AP News

Retiring coal-fired plants in Nevada passes Senate


CARSON CITY, Nev. (AP) — The Nevada Senate endorsed NV Energy Inc.'s plan Wednesday to retire coal-fired power plants and pave the way for the state's biggest electrical utility to transition to more renewable sources.

After several revisions, SB123 was approved unanimously and now moves to the Assembly.

Under the bill, NV Energy will eliminate at least 800 megawatts of coal-fired electric generating capacity by Dec. 31, 2019. It also provides for the construction or acquisition of 350 megawatts of generating capacity from renewable energy and another 550 megawatts of capacity from other electric generating plants such as natural gas.

One megawatt of power can supply about 600 homes during peak energy usage.

Senate Committee on Commerce, Labor and Energy Chairman Kelvin Atkinson, D-North Las Vegas, said the bill makes a "strong policy statement" and puts Nevada at the "forefront of energy policy in this country."

NV Energy has 10 power plants in Nevada, seven of which use natural gas.

Under the bill, NV Energy will close the Reid Gardner coal plant in southern Nevada by 2017. The company also plans to cease taking power from the Navajo plant in northern Arizona and close the Valmy coal-fired plant in northern Nevada by 2025.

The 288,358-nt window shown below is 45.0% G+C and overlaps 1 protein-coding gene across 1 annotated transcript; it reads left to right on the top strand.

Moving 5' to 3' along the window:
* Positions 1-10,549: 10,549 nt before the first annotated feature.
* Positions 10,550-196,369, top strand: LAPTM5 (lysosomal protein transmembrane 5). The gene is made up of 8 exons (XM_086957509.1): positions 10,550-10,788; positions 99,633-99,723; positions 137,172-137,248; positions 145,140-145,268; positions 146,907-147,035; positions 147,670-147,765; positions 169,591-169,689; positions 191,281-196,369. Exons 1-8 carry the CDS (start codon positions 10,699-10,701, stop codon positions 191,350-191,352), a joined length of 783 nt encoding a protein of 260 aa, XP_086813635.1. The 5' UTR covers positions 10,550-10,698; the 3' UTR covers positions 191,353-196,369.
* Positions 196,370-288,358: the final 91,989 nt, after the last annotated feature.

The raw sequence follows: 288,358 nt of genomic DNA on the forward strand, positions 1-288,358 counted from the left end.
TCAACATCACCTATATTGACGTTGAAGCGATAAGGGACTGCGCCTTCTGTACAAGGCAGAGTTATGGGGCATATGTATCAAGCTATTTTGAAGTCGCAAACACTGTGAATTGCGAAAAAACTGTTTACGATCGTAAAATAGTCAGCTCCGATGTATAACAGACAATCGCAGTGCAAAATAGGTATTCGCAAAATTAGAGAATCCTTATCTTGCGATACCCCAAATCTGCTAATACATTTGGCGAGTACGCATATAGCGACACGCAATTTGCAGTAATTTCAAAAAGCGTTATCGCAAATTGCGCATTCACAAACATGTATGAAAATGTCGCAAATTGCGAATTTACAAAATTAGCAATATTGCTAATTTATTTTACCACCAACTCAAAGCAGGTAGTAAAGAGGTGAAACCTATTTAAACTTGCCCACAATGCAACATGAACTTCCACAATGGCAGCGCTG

While initial versions of the bill came under fire from consumer advocates and members of the Public Utilities Commission, the revised language had bipartisan support and alleviated earlier concerns.

PUC members had objected to one provision that would have allowed NV Energy to build new cleaner-burning facilities without regulatory oversight and protection for ratepayers.

But the bill was amended and Atkinson said the PUC will continue to review "rate consequences" of new plant construction.

"I may not necessarily agree with my colleagues whether coal is good or bad ... but the political reality is that sooner or later those plants are going to be gone," said Sen. James Settelmeyer, R-Minden.

Republican Gov. Brian Sandoval and Democratic U.S. Sen. Harry Reid, who earlier this year called on NV Energy to give up its coal plants, both supported the bill and urged its passage.

But Nevada Policy Research Institute, a conservative think tank, said the utility's plan would lessen regulatory intervention and cost ratepayers.

"There is no cap on rate hikes caused by an increase in natural gas prices, which are historically volatile," said Geoffrey Lawrence, NPRI deputy policy director.

"Ratepayers would have to reimburse NV energy for constructing new power plants and also pay NV energy for the capital costs of coal-fired power plants it's no longer using and even for stockpiles of coal it has purchased but no longer wants to use," Lawrence said.


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